Pubs and restaurants welcomed streams of people through their doors over the summer, so why was becoming a mother made to be a more emotional journey of pregnancy, with people experiencing labour and birth alone? Here, Mari Ellis Dunning reflects on becoming a mother during a global pandemic.
(Note: This article was written at the end of October 2020, just as Wales entered a second national lockdown)
The recent global pandemic caused by the novel Coronavirus, or COVID-19, has dramatically changed the lives of people all over the world. Since March, we’ve been trapped indoors, unable to socialise with our closest friends and family for months, to travel outside of our local communities at times, or even to spend any significant amount of time outdoors without restriction.
I think back now to the early summer months of the global pandemic. As I was becoming a mother, this time is particularly challenging for me – I face the second and third trimesters of my pregnancy in isolation, unable to seek support from those I am so desperate to spend time with – my mother, my sisters, my best friends. Instead, I lie in the back garden under a baking summer sun, watching my watermelon belly move as the baby squirms inside me. He flips and rolls. He kicks. I capture these movements on my phone camera, send videos to everyone I think will be interested. As I marvel at this little bean’s movements, it tugs at me that no one but my husband can rest a hand on my stomach and share at this moment which I find nothing short of miraculous.
Four weeks before my son is due, my waters begin to leak. I drive myself to the hospital, not overly concerned, since I’ve been experiencing mild contractions for a few weeks already, and expect to be told that I am in latent labour and that my baby will come when he is ready. After a few hours sitting alone in the waiting room, I am taken into the antenatal ward, where I am strapped to a machine that monitors foetal movement, and the waters are assessed. They tell me that I am, as I suspected, in early labour. I expect I’ll be allowed to go home, to continue as I have been until the baby is more properly on his way, but they tell me that this isn’t an option. They tell me that I must go to a different hospital, an hour away from home, where the facilities for premature births are better. I had been dreading this, had been silently begging the baby to stay put for another week so that I could have him at my local hospital, close to home and in the award, I am familiar with. I contact my husband, who works in the hospital’s Medical Assessment Unit and meet him in the corridor where I rest my head on his chest and cry, realising that we will be parents very soon, whether or not we feel ready.
In the ambulance (which I am adamant I don’t need but am made to ride in as a precaution), the contractions become stronger. It’s almost as though I’ve given my body permission to begin labour, or given my baby permission to begin his journey, now that the hospital has confirmed what I have suspected for weeks. When we arrive at the other hospital, I am nervous. My planned midwife-led delivery, involving a birthing pool, low lighting, candles and music, has been replaced by the stark reality of a brightly lit ward, unfamiliar faces half-hidden behind masks, and the smell of antiseptic.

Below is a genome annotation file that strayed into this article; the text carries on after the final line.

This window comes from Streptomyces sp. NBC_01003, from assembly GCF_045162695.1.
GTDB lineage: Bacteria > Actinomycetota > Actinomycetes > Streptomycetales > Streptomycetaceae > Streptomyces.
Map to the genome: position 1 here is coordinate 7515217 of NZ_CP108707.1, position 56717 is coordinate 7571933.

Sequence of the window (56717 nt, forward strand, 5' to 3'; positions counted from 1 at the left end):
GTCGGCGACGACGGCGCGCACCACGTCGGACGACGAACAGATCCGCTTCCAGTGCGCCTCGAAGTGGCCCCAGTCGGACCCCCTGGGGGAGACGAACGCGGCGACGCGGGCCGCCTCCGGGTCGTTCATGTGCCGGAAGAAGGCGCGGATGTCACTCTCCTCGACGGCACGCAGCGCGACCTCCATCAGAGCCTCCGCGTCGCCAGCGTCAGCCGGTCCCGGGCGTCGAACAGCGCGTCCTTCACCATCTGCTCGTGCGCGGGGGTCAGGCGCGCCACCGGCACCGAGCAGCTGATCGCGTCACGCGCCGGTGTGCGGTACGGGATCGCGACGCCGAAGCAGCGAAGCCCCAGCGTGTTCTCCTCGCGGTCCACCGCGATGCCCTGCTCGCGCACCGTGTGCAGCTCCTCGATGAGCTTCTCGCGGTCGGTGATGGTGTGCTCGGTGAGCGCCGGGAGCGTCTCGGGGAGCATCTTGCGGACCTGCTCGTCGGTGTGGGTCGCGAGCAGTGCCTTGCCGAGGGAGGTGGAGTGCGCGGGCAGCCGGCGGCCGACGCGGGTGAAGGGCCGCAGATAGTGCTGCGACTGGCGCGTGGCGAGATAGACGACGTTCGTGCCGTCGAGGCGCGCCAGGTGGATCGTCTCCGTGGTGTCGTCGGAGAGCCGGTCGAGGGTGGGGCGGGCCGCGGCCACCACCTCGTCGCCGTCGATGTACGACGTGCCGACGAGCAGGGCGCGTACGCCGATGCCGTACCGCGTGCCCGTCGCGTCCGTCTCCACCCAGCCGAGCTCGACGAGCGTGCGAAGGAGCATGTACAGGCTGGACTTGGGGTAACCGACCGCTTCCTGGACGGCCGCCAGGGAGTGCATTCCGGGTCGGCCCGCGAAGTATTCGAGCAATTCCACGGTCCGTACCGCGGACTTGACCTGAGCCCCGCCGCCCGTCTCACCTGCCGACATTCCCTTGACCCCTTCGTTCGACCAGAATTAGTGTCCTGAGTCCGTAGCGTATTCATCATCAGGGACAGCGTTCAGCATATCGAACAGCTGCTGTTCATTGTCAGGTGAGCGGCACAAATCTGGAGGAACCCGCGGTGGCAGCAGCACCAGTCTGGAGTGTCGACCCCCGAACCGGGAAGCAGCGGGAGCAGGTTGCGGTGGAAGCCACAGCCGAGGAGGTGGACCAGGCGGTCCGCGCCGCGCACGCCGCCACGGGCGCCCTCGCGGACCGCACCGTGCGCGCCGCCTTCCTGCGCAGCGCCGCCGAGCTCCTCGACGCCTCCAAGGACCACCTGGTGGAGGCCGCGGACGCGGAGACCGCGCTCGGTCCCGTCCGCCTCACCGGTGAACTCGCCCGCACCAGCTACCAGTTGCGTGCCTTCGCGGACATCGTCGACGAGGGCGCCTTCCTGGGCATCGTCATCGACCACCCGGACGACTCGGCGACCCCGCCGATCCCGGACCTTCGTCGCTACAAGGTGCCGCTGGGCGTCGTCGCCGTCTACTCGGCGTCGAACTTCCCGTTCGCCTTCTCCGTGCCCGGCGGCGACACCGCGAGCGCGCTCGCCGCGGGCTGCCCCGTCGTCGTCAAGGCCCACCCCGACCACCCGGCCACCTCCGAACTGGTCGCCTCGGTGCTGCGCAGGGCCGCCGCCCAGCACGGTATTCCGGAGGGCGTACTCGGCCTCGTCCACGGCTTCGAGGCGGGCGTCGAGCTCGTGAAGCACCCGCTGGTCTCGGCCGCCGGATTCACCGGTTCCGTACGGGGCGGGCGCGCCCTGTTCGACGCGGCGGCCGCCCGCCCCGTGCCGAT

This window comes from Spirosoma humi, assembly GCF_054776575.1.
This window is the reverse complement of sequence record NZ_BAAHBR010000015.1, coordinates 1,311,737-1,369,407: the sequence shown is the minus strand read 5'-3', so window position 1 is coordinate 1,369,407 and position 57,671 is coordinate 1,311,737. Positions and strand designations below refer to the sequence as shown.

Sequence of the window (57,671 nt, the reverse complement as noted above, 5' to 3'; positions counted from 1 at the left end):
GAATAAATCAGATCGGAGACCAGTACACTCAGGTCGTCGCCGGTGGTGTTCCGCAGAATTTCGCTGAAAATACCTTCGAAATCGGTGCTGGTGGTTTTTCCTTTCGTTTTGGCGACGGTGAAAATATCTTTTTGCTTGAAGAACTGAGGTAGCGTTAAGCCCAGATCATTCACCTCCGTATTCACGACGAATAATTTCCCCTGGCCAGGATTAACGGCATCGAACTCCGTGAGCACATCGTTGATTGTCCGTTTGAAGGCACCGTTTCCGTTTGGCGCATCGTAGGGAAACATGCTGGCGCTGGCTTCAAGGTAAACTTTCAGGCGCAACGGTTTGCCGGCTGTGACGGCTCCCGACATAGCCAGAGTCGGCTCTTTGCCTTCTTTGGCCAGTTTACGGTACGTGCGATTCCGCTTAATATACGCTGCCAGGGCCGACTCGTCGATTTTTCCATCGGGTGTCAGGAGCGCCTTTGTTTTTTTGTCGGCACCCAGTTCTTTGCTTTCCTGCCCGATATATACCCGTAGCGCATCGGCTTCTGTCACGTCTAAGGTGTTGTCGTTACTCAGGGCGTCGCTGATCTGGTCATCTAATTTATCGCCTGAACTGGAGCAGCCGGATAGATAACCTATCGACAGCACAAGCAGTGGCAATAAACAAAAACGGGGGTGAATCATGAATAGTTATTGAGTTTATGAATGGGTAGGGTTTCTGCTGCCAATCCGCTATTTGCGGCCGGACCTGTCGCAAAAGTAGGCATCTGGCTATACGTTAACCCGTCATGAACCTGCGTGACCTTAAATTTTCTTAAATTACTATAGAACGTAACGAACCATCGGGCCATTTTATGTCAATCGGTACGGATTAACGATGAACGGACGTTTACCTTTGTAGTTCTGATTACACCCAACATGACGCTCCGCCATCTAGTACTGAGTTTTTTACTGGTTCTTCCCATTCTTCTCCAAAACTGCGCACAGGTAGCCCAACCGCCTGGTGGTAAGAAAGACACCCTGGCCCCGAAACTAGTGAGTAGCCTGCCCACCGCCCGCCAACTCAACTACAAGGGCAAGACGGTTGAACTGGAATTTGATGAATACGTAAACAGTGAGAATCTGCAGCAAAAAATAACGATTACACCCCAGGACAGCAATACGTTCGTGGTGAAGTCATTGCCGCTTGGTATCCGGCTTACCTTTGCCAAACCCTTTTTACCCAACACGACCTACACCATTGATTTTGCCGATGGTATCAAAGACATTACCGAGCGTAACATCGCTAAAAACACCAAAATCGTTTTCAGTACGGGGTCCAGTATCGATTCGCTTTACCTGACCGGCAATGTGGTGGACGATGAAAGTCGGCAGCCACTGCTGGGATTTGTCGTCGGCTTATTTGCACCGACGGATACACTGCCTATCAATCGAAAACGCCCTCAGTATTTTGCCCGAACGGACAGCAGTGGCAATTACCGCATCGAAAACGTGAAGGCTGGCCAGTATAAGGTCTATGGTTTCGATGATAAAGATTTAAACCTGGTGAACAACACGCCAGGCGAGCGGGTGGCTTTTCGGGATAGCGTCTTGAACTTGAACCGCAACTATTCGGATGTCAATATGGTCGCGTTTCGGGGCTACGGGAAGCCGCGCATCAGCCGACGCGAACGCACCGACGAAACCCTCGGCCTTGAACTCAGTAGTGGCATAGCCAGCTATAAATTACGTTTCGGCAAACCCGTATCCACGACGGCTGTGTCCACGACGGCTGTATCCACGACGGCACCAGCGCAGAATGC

My husband, who has stopped at home to collect my overnight bag, meets me at the door to the ward and hands over my things. I let him hold me for a brief moment, knowing that the next time we see each other will be when I am deemed by hospital staff to be in ‘active labour’, which could be in as little as a few hours time, or as far away as a few weeks. Oxytocin and endorphins are natural painkillers known to ease the transition between the latent stage and first stage of labour; in other words, the support of a loved one can help a woman to move from the early stages to active labour much more comfortably and quickly.
Despite this, I spend the night alone, labouring slowly and steadily throughout, trying to focus on the positive affirmations I have practised, and stave off any fear about delivering a premature baby and the complications this could entail. I keep in touch with my friends via our Facebook group chat, updating them on the progress of the surges. I watch Netflix on my phone screen and listen to trolleys moving up and down the corridor, eliciting a sound reminiscent of ‘The Wheelers’ from the 1985 movie Return to Oz. I don’t sleep, not even for a moment.
The next morning, my waters break fully. The surges become too powerful and regular for me to keep in contact with anyone, so my phone is put away. I try to butter a slice of toast someone has brought and left beside the bed, knowing I’ll need the energy, but I can barely take a bite before another surge begins. I am left like this for hours, entirely alone except for a midwife who occasionally pops in to make brief observations. I never see more than half of her face – her smile is hidden by the fabric. I am told my husband cannot join me until I am moved to the Labour Ward, so I allow the midwife to perform an internal examination. Despite my resolution to avoid any IEs, I know I will be moved more quickly if the medical team can determine that I am 4cm dilated (an arbitrary measurement which amounts to absolutely nothing in regards to how labour will progress), and at this point, my desire to have somebody, anybody, at my side far outweighs my previous reluctance to have a hand thrust into my cervix between intense surges.